Wolf Down Nature
Asbury Woods, Erie Bluffs host night hikes in honor of Wolf Moon
FRIDAY, JAN. 6
Had your fill of the indoors?
Then maybe you should go to howl … at the heavens. This year's Wolf Moon (i.e., the January full moon) will peak on Friday at precisely 6:07 p.m., and what better place to observe than nature?
Join the pack at Asbury Woods on Friday evening for a Wolf Moon Hike, where you'll get to sniff around the history of full moon naming conventions, play games, and get a glimpse into the mechanisms of human night vision (who would rod themselves of that?!) This hunt for knowledge begins at the Brown's Farm Barn before dispersing into the night — organizers strongly advise you wear closed-toe shoes and weather-appropriate outerwear.
Further west, night hikers are invited to tour the Erie Bluffs After Dark under the light of the same Wolf Moon. Pennsylvania Department of Conservation and Natural Resources personnel will comment on the local nightlife (which does not include wolves, but does include coyotes), along with the wildlife and resource management practices that have been installed to sustain Erie County's other (beautiful) state park.
Illuminating lunar naming conventions
The Wolf Moon, along with the names of the other full moons throughout the year, originated through traditions of ancient European and Native American tribes, who organized their civilizations according to the lunar calendar as opposed to our current solar calendar.
There are up to 13 full moons throughout the year, with the odd moon out known as a "Blue Moon." This is one such year, with a Blue Moon (Aug. 30) falling within the same month as the Sturgeon Moon (Aug. 1) — both supermoons, as the moon will be at its perigee (point in its elliptical orbit when it's closest to Earth).
In contrast, January's Wolf Moon is what's known as a micromoon (moon at apogee, or point in its orbit farthest from Earth). It is so called because during the time when wolves ranged far and wide, their howling was said to be more prevalent in the year's earlier months, likely a prelude to their breeding season. Contrary to popular belief, wolves don't howl at the moon — they merely tip their heads toward the sky to broadcast their feelings more clearly.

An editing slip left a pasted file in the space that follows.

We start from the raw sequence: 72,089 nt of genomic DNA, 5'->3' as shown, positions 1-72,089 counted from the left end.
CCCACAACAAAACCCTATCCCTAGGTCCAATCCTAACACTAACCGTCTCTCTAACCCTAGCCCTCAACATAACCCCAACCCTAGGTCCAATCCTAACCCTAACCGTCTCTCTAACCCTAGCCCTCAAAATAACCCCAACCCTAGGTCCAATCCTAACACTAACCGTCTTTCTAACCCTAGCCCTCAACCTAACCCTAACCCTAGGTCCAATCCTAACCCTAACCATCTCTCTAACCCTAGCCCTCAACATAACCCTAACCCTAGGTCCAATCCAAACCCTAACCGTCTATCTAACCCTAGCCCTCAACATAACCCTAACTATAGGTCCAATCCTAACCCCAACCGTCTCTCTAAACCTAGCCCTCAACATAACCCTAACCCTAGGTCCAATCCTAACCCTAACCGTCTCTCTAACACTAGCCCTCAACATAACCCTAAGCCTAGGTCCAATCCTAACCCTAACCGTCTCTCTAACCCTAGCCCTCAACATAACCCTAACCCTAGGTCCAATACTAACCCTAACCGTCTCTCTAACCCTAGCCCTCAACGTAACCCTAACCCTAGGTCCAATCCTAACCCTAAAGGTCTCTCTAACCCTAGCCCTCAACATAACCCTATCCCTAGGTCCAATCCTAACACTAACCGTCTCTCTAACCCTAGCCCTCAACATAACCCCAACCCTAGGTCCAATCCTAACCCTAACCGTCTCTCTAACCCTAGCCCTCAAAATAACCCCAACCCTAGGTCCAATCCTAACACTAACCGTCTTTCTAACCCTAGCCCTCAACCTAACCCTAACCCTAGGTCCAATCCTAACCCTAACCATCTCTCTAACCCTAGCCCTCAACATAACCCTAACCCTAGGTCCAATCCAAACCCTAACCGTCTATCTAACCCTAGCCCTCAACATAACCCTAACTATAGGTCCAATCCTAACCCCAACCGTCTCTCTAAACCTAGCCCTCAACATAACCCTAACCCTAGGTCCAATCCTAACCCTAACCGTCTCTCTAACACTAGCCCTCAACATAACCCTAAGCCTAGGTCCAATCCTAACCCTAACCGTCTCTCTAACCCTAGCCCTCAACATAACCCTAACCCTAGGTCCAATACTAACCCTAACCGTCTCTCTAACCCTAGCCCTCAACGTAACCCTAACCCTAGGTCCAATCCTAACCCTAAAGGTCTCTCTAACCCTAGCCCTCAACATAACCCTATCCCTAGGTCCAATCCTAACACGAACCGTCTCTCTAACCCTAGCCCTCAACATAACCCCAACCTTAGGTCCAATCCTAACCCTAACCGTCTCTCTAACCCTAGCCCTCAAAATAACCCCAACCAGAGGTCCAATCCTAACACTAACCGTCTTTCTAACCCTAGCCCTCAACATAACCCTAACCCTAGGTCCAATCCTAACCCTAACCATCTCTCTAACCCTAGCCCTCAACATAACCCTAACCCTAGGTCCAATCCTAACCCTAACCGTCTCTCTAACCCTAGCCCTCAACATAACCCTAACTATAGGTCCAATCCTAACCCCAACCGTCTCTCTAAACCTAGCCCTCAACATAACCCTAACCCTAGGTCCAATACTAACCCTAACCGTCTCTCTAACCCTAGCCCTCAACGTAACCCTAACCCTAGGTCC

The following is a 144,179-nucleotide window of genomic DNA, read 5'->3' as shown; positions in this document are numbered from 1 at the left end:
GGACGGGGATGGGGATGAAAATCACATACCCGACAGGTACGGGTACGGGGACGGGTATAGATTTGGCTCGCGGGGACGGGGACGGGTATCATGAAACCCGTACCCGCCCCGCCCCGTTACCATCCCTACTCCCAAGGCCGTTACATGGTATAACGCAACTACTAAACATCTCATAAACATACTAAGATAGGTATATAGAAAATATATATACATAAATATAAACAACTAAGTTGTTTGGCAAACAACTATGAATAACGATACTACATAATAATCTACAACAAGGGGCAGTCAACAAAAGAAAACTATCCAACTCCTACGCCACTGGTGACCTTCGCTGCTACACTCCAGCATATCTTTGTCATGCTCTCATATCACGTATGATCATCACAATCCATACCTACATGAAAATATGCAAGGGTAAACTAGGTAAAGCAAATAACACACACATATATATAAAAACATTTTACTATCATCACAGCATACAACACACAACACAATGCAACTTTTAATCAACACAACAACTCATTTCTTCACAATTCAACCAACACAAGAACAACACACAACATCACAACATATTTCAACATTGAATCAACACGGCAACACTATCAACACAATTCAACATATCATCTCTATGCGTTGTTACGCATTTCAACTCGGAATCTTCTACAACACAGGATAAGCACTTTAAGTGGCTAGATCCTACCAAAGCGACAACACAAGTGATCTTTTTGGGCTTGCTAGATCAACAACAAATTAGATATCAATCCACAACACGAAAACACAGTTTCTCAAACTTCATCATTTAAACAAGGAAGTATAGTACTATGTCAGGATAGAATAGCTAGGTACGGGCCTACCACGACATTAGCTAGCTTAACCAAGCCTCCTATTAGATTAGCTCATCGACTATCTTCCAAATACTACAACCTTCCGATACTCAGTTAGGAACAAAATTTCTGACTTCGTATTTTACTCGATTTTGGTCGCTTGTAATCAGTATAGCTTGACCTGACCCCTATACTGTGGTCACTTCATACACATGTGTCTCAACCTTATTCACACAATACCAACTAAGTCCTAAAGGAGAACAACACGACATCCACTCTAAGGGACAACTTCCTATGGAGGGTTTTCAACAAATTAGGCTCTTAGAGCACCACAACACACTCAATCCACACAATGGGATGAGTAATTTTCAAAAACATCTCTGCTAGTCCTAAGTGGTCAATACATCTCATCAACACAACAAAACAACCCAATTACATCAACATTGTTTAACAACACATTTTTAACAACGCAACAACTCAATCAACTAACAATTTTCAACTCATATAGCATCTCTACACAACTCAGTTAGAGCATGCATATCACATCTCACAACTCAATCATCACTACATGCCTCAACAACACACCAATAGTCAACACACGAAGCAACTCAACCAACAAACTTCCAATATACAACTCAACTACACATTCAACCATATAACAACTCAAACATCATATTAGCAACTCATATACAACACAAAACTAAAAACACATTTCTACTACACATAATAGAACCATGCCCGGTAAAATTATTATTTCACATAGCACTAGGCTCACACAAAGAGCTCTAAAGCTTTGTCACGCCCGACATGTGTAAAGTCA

Are there wolves in Pennsylvania?
The gray wolf, ancestor to domesticated dogs, once freely roamed all of Pennsylvania (and two-thirds of the current United States), but the last known wild specimen died in 1892. The overlapping of human settlements and lupine territories hastened the gray wolf population's decimation, although they are making a modest comeback in some places, predominantly the northern states and Canada.
Conservationists estimate the current U.S. wolf population to be around 18,000 or more, with Alaska being home to roughly two out of every three. Wolves are beneficial to maintaining the balance of various ecosystems, with a dietary preference for ungulates, or large hoofed mammals such as elk and deer. In Pennsylvania, our rampant white-tailed deer population can be attributed at least in large part to the disappearance of wolves.
Reintroduction, however, remains controversial in many places, and is only advisable in areas where wilderness is vast enough and prey sources are plentiful enough to support the wolves and avoid encounters with humans. It is improbable that they will ever be seen again in Northwestern Pennsylvania outside of captivity.
Nonetheless, we can tip our heads toward the full moon and still pretend we're running with the pack.
Wolf Moon Hike
7 p.m. // Brown's Farm Barn, 5774 Sterrettania Road, Fairvew // $5 (Supporting Donors: $3) // asburywoods.org
Erie Bluffs After Dark
6 p.m. // Erie Bluffs State Park, 11100 W. Lake Road, Lake City // Free // events.dcnr.pa.gov